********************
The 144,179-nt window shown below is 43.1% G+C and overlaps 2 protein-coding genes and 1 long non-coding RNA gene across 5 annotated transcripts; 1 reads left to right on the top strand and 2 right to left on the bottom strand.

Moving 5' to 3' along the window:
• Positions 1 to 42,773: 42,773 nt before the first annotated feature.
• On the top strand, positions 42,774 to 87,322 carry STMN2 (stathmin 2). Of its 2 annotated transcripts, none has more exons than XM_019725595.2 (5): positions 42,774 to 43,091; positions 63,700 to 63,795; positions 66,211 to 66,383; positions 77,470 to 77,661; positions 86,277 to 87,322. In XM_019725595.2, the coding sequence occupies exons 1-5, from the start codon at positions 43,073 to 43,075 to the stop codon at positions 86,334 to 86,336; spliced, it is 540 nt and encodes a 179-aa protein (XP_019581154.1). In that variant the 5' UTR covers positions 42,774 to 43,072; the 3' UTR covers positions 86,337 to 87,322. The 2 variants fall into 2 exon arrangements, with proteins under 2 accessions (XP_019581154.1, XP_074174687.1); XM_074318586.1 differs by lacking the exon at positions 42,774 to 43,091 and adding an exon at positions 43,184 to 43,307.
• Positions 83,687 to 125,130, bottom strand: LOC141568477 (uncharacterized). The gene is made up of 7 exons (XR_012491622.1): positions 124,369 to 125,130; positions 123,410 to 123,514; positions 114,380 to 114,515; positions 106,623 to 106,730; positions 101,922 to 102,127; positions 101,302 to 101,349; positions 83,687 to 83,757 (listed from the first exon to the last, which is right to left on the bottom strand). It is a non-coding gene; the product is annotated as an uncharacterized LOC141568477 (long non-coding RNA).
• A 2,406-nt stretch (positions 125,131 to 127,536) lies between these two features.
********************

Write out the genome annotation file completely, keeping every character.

The 144,179-nt window shown below is 43.1% G+C and overlaps 2 protein-coding genes and 1 long non-coding RNA gene across 5 annotated transcripts; 1 reads left to right on the top strand and 2 right to left on the bottom strand.

Moving 5' to 3' along the window:
• Positions 1 to 42,773: 42,773 nt before the first annotated feature.
• On the top strand, positions 42,774 to 87,322 carry STMN2 (stathmin 2). Of its 2 annotated transcripts, none has more exons than XM_019725595.2 (5): positions 42,774 to 43,091; positions 63,700 to 63,795; positions 66,211 to 66,383; positions 77,470 to 77,661; positions 86,277 to 87,322. In XM_019725595.2, the coding sequence occupies exons 1-5, from the start codon at positions 43,073 to 43,075 to the stop codon at positions 86,334 to 86,336; spliced, it is 540 nt and encodes a 179-aa protein (XP_019581154.1). In that variant the 5' UTR covers positions 42,774 to 43,072; the 3' UTR covers positions 86,337 to 87,322. The 2 variants fall into 2 exon arrangements, with proteins under 2 accessions (XP_019581154.1, XP_074174687.1); XM_074318586.1 differs by lacking the exon at positions 42,774 to 43,091 and adding an exon at positions 43,184 to 43,307.
• Positions 83,687 to 125,130, bottom strand: LOC141568477 (uncharacterized). The gene is made up of 7 exons (XR_012491622.1): positions 124,369 to 125,130; positions 123,410 to 123,514; positions 114,380 to 114,515; positions 106,623 to 106,730; positions 101,922 to 102,127; positions 101,302 to 101,349; positions 83,687 to 83,757 (listed from the first exon to the last, which is right to left on the bottom strand). It is a non-coding gene; the product is annotated as an uncharacterized LOC141568477 (long non-coding RNA).
• A 2,406-nt stretch (positions 125,131 to 127,536) lies between these two features.